Moral Questions in Hamlet
Conscience and Responsibility
Hamlet the play and Hamlet the character have always attracted the attention of critics with a strongly moral bent. This is inevitable. The play deals with crime and its punishment, with complex questions of right and wrong, moral decisions, moral responsibility for actions, questions of conscience. Critics and readers must respond accordingly.
Most of the moral issues raised in Hamlet arise from the role imposed on its central character: the role of revenger. To appreciate the full implications of these issues, we have to remember that the play confronts us with two starkly conflicting moralities, two radically opposed views of the task which defines Hamlet's role in the play: to be the avenger of his father's death. On the one hand, Shakespeare presents his characters against an obviously Christian background, a background much more distinctively Christian than that of any of the other tragedies. The outlook of the characters has been conditioned by Christian teaching, and the play itself is based on an acceptance of the Catholic teaching on the after-life: the Ghost returns from Purgatory, for example. Marcellus celebrates miracles at Christmas, and the burial of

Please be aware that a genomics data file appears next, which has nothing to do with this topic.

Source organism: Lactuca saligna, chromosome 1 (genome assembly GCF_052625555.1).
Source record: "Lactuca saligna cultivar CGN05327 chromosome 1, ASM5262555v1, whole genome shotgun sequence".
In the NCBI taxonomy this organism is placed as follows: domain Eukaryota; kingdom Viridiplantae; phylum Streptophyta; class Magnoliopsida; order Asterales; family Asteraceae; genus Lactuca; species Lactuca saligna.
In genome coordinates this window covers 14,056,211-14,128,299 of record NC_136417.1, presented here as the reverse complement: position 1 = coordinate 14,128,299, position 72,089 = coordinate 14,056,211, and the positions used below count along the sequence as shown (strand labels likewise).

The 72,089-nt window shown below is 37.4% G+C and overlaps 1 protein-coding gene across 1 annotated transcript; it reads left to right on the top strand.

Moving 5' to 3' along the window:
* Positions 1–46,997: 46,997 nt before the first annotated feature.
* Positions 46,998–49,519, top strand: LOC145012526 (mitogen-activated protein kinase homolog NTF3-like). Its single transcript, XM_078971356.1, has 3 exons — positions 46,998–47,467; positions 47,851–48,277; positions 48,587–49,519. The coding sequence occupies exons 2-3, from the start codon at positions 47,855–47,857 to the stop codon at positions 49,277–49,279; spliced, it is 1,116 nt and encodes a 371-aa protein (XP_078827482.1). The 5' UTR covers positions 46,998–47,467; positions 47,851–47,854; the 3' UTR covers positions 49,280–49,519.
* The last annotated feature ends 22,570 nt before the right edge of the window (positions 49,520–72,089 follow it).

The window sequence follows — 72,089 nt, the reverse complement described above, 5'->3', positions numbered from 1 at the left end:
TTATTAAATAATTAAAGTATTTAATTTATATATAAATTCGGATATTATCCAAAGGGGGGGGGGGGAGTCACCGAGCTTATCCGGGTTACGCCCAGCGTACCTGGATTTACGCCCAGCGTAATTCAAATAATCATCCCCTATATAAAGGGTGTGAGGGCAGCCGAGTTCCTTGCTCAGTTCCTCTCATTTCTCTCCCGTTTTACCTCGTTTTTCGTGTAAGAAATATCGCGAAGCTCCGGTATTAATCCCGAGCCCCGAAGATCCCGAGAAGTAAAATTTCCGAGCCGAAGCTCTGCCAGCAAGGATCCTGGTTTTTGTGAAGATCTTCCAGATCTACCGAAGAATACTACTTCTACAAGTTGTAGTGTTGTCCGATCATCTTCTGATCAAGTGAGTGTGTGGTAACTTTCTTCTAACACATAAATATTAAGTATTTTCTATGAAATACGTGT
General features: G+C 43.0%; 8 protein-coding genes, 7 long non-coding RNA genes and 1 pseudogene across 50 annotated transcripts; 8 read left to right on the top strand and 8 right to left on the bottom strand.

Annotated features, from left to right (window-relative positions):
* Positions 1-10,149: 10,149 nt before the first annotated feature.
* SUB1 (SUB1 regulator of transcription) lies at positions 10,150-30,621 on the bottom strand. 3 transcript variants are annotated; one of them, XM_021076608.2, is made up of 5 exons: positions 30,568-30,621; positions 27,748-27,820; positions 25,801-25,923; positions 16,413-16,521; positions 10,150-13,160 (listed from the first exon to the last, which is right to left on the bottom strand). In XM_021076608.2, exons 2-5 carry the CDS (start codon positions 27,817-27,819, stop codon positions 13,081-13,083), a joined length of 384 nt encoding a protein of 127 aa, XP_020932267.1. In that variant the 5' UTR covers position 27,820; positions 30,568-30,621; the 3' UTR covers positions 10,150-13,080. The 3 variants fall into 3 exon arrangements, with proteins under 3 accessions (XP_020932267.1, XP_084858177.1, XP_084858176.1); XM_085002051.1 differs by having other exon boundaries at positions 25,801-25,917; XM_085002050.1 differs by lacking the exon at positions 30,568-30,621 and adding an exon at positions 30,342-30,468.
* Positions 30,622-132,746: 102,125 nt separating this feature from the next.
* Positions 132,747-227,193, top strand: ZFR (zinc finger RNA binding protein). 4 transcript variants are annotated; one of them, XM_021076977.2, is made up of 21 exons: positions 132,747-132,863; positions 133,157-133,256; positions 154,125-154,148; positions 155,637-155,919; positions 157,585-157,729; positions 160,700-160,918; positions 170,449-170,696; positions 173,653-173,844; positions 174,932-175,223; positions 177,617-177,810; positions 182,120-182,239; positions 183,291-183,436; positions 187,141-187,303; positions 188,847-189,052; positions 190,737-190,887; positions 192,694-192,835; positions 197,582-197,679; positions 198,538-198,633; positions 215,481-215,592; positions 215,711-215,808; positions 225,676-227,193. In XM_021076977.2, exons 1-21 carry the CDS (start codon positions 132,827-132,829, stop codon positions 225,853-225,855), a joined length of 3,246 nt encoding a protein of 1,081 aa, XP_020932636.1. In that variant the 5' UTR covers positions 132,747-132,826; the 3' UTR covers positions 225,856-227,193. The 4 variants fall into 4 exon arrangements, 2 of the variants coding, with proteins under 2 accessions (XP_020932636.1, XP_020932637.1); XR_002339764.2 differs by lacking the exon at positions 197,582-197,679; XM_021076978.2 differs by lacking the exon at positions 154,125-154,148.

In his soliloquies, he pronounces the sternest moral verdicts on himself for his failure to meet the demands of his chosen role (Yes IA dull and muddy-mettled rascal, peakLike John-a-dreams,unpregnant of my cause', 2, 2, 554-6). Claudius at prayer clearly believes in traditional Christian teaching on sin and repentance: without atoning for his crimes, he knows that he cannot earn forgiveness. Hamlet's savage sentiments here are among the strongest indications in the play that his moral sense is debased by the evil that pervades the play. Hamlet, like his father, accepts the Christian teaching on adultery, and the Christian prohibition of suicide. In defence of Hamlet's action here, it might be argued that it is a question of his survival or theirs. Some of Hamlet's moral choices have provoked hostile responses. There is a minority view that a ghost from Purgatory who calls for revenge must be a morally ambivalent spirit, that Hamlet, in accepting the command, is yielding to temptation. The extraordinary moral confusion at the heart of the play, the grave moral compromise into which his revenger's role plunges Hamlet,is dramatically highlighted in the Prayer Scene' (3, 3, 36-98). The two are bearing a packet containing sealed orders for Hamlet's execution in England ( No leisure bated . It is possible to explain these difficulties and the moral confusion surrounding the revenge theme by reminding ourselves that Shakespeare's contemporaries seemed able to accommodate both Christian and pagan ideas of revenge side by side and find justification for each. Furthermore, the overall tone of the play persuades us to admire Hamlet and to identify with his concerns, and, by implication, with his acceptance as a duty of the task of vengeance. His callous, dismissive attitude to the dead Polonius is another. If Hamlet accepts the Ghost's command, takes the law into his own hands and commits regicide, not just murder, by slaying Claudius as an act of vengeance, he is defying one of the great fundamental Christian teachings: that vengeance is an evil thing.